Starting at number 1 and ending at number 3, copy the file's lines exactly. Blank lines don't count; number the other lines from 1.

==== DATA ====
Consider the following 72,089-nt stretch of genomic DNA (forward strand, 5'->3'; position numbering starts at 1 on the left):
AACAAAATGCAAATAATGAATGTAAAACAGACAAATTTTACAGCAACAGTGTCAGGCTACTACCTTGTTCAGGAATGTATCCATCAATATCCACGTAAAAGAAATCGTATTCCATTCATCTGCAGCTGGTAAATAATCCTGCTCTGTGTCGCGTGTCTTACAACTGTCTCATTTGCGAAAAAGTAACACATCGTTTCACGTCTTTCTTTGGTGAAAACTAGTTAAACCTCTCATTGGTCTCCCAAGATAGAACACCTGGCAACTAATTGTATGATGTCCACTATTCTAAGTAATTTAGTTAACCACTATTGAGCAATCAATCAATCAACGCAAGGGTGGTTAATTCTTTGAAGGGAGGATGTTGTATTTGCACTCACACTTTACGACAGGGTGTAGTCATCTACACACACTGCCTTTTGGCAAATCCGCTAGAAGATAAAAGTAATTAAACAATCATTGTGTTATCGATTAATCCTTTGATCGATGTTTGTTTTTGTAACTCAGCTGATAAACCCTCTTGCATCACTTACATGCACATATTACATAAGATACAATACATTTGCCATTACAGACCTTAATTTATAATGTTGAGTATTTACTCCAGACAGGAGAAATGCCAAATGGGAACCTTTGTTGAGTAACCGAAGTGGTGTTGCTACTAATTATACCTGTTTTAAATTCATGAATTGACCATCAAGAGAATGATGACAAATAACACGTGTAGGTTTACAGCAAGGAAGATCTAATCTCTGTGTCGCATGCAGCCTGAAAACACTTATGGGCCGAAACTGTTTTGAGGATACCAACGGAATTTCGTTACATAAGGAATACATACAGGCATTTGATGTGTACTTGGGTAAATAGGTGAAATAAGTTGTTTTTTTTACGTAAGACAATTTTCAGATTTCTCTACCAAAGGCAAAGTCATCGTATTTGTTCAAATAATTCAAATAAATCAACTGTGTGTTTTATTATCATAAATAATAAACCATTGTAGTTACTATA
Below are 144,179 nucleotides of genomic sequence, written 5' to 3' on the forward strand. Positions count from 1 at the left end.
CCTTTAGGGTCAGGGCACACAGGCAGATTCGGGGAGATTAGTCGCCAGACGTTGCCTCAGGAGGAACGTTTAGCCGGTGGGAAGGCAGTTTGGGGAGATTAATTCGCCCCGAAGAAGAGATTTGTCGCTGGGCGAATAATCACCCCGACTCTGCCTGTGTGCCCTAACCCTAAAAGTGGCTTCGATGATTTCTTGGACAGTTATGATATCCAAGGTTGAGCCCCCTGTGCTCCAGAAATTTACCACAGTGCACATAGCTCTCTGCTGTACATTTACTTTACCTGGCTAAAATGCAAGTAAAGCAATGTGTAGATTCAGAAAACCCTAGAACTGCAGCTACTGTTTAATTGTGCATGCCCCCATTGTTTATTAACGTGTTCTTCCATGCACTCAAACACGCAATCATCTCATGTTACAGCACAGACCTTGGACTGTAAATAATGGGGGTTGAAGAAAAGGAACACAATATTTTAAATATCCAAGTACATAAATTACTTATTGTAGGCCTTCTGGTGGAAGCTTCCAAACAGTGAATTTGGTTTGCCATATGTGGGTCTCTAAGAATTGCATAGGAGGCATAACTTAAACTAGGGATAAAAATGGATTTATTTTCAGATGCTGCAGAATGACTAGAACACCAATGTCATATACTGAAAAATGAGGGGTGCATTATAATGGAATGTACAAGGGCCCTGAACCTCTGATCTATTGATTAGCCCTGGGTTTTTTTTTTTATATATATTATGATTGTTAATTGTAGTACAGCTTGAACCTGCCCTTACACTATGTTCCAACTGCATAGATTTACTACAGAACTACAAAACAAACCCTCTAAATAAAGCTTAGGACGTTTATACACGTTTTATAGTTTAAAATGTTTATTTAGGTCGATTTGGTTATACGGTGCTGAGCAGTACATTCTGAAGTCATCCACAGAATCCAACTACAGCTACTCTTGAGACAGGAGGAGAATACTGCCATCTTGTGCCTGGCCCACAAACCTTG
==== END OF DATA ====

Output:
Consider the following 72,089-nt stretch of genomic DNA (forward strand, 5'->3'; position numbering starts at 1 on the left):
AACAAAATGCAAATAATGAATGTAAAACAGACAAATTTTACAGCAACAGTGTCAGGCTACTACCTTGTTCAGGAATGTATCCATCAATATCCACGTAAAAGAAATCGTATTCCATTCATCTGCAGCTGGTAAATAATCCTGCTCTGTGTCGCGTGTCTTACAACTGTCTCATTTGCGAAAAAGTAACACATCGTTTCACGTCTTTCTTTGGTGAAAACTAGTTAAACCTCTCATTGGTCTCCCAAGATAGAACACCTGGCAACTAATTGTATGATGTCCACTATTCTAAGTAATTTAGTTAACCACTATTGAGCAATCAATCAATCAACGCAAGGGTGGTTAATTCTTTGAAGGGAGGATGTTGTATTTGCACTCACACTTTACGACAGGGTGTAGTCATCTACACACACTGCCTTTTGGCAAATCCGCTAGAAGATAAAAGTAATTAAACAATCATTGTGTTATCGATTAATCCTTTGATCGATGTTTGTTTTTGTAACTCAGCTGATAAACCCTCTTGCATCACTTACATGCACATATTACATAAGATACAATACATTTGCCATTACAGACCTTAATTTATAATGTTGAGTATTTACTCCAGACAGGAGAAATGCCAAATGGGAACCTTTGTTGAGTAACCGAAGTGGTGTTGCTACTAATTATACCTGTTTTAAATTCATGAATTGACCATCAAGAGAATGATGACAAATAACACGTGTAGGTTTACAGCAAGGAAGATCTAATCTCTGTGTCGCATGCAGCCTGAAAACACTTATGGGCCGAAACTGTTTTGAGGATACCAACGGAATTTCGTTACATAAGGAATACATACAGGCATTTGATGTGTACTTGGGTAAATAGGTGAAATAAGTTGTTTTTTTTACGTAAGACAATTTTCAGATTTCTCTACCAAAGGCAAAGTCATCGTATTTGTTCAAATAATTCAAATAAATCAACTGTGTGTTTTATTATCATAAATAATAAACCATTGTAGTTACTATA
Below are 144,179 nucleotides of genomic sequence, written 5' to 3' on the forward strand. Positions count from 1 at the left end.